In operation the reactor may be used in the solution polymerization of ethylene. In the medium pressure solution polymerization of polyethylene the pressure is less than 5,000 psi (about 35,000 kPa) and is preferably from about 2,000 to 3,000 psi (about 14,000-23,000 kPa). The monomers, typically from about 35 to 100 weight % of ethylene and 0 to 65 weight % of one or more C4-10 alpha olefins such as 1-butene, 1-hexene, and 1-octene are dissolved in solvent (typically a C5-8 aliphatic solvent), and fed to a reactor. (Other monomers which are copolymerizable with ethylene—such as vinyl aromatics (e.g. styrene), butadiene and norbomene, may also optionally be used.) The reactor is typically operated at temperatures from 110 to 300 C. A portion of the feed, together with the catalyst (generally comprising a Ziegler Natta catalyst, or a single site/homogeneous catalyst such as a metallocene), and an activator (which activator is typically an aluminum compound, or an alumoxane, or a “weakly coordinating anion” (e.g. B(C6F5)3 or a B(C6F5)4 complex such as [CPh3][B(C6F5)4]), may be fed to the reactor at a cooler temperature than the temperature reactor contents. The reactor contents are relatively more viscous than the cooler feed (due to the presence of dissolved polyethylene) and generally do not form a Newtonian fluid. Typically, the reactor contents comprise a solution from about 3 to 20% of polyethylene in solvent.

The cooler liquid feed enters the reactor proximate the flared portion 9 of the continuous tube and is directed towards the impeller blades in the flared portion 9 of the continuous tube. The large rotation diameter of the impeller blades 13 produces a high shear zone within the confines of the flared bottom portion 9. The relatively cooler liquid is rapidly mixed with the relatively warmer liquid in the higher shear zone at the bottom of the mixing element. The high shear provides for intimate mixing of fresh catalyst with the bulk solution of reactants to provide for high rates of polymerization. Further, the cooler solution cools the reaction mixture. However, the mixing is such that there is essentially no precipitation of polymer from the solution. In the high shear mixing zone within the flared portion 9, some of the reactants are directed downward as indicated by the arrows in FIG. 1. This material is then redirected upwards into the zone of high shear mixing by the re-circulation within the reactor. Some of the liquid passes by the stator 10 at the bottom of the cylindrical portion 8 of the tube and is drawn upward by the rotating auger flight on the central shaft. The shear rate in this portion of the mixing element is lower than that in the flared portion of the mixing element and the contents within a section of the auger tends to roll over upon itself. This is indicated by the arrow 16 at the bottom of the auger. Again this provides for good mixing within the continuous tube. Material is moved up the tube, then overflows outside the tube where a portion is withdrawn as a product stream while the remainder generally circulates through the reactor and into the flared bottom portion 9 of the tube again.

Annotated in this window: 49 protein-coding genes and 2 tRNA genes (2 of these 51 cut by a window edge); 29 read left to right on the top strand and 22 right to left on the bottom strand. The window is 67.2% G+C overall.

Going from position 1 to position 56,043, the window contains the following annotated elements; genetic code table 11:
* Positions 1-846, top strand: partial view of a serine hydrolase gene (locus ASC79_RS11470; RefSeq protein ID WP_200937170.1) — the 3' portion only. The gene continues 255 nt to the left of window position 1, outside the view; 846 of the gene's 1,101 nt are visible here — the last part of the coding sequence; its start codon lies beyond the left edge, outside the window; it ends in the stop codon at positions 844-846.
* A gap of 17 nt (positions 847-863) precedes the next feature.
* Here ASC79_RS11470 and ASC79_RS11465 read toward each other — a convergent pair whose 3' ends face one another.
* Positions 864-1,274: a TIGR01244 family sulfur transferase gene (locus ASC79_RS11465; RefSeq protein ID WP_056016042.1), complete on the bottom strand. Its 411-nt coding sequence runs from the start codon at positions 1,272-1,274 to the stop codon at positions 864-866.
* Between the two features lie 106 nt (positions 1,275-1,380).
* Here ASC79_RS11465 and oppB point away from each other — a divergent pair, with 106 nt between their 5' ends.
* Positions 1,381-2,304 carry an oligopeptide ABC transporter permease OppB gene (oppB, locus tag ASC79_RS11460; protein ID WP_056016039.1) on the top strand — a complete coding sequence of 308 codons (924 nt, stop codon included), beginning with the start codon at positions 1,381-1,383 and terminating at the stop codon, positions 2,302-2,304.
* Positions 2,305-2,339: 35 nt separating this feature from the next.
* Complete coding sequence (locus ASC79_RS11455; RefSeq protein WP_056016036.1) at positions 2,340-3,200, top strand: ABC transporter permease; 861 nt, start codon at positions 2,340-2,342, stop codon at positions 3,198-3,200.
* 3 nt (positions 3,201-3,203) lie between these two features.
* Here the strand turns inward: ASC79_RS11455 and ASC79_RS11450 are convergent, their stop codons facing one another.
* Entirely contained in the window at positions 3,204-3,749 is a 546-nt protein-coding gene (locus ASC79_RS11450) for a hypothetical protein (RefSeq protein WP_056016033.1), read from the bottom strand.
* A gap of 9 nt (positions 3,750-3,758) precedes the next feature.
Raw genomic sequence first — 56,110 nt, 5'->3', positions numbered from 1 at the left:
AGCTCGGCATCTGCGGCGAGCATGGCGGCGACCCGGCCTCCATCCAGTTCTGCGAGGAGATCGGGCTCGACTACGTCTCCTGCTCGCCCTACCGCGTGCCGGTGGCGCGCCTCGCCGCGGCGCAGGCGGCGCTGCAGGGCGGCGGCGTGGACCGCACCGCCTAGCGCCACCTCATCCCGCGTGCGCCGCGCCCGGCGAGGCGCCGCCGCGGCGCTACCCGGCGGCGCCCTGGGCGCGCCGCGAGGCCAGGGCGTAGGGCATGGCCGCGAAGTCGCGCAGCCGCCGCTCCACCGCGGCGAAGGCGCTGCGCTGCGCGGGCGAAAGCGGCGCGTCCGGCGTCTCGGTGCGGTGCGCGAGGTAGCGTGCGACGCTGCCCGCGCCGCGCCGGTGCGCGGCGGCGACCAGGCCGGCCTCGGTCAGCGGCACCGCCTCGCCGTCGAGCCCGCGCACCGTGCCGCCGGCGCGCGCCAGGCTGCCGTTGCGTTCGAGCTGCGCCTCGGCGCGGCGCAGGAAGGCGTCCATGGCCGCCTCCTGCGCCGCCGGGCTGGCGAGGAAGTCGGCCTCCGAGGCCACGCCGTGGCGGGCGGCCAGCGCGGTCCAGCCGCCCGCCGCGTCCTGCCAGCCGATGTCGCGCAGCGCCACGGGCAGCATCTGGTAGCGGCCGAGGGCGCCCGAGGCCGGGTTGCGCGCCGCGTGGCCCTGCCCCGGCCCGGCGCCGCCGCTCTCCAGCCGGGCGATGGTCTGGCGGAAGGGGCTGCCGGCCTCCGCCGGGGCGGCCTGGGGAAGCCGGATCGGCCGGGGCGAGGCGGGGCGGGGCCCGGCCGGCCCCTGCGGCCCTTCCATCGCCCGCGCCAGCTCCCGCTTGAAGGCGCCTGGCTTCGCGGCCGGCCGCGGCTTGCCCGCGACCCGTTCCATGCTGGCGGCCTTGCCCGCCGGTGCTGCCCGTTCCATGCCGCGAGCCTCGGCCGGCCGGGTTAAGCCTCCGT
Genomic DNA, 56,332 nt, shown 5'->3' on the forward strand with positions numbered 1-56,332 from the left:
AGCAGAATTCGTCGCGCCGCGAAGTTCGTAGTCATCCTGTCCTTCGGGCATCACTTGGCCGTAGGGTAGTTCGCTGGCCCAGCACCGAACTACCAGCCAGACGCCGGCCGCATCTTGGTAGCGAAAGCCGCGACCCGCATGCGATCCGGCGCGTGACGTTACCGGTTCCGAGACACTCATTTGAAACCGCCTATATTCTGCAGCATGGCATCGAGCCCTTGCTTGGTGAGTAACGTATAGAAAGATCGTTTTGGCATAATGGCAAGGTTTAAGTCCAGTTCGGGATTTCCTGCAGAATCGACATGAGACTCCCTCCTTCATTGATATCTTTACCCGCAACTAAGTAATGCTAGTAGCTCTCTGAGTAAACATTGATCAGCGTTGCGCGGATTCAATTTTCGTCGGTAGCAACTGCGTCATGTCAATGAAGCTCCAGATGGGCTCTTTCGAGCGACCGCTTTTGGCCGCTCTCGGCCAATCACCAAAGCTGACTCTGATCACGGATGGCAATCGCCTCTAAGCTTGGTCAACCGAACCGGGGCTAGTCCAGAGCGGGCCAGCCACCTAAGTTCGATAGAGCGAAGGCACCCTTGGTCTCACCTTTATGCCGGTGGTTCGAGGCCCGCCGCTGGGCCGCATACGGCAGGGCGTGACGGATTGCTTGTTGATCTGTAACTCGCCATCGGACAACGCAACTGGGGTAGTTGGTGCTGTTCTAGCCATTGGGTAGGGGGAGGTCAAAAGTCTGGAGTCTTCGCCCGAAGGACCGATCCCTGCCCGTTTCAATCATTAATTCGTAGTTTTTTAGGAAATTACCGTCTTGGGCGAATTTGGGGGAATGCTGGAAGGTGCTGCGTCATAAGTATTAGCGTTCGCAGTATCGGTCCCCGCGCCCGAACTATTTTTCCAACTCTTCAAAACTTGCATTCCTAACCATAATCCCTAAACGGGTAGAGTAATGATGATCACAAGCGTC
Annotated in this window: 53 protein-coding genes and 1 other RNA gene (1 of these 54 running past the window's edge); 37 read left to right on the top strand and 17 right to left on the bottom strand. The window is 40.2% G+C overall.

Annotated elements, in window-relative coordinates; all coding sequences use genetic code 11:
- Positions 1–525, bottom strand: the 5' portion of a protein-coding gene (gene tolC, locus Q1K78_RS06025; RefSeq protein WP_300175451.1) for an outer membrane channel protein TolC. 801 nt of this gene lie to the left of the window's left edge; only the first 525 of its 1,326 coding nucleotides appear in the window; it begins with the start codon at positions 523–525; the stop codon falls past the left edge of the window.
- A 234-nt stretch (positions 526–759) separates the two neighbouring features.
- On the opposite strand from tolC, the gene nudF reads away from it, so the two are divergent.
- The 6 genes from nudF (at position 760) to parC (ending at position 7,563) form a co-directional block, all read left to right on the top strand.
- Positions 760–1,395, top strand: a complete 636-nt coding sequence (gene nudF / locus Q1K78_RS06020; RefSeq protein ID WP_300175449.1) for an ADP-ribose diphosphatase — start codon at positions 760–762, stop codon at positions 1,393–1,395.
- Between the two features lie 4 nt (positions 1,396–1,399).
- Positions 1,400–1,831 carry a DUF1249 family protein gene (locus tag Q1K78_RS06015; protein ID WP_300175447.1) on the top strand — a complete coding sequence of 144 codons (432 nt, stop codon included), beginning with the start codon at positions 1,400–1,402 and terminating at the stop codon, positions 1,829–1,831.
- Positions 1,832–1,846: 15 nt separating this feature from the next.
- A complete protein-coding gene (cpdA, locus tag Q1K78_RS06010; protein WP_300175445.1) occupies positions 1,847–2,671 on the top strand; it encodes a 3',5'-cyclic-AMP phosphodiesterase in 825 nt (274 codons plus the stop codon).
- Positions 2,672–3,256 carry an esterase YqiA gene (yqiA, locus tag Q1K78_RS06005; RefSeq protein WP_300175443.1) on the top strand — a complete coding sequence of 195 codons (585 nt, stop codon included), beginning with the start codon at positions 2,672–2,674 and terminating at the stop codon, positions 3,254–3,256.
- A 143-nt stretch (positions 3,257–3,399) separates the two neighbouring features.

The amount of product drawn off from the reactor through exit port 7 is balanced against the total feed to define an average residence time in the reactor. The average residence time in a medium pressure reactor should be in the order of minutes (e.g. less than 20 minutes, preferably less than 10, most preferably in the order of 0.5-8 minutes). Average residence time may be quickly determined by dividing the volumetric flow through the reactor (cubic meters per minute) by the volume of the reactor (cubic meters).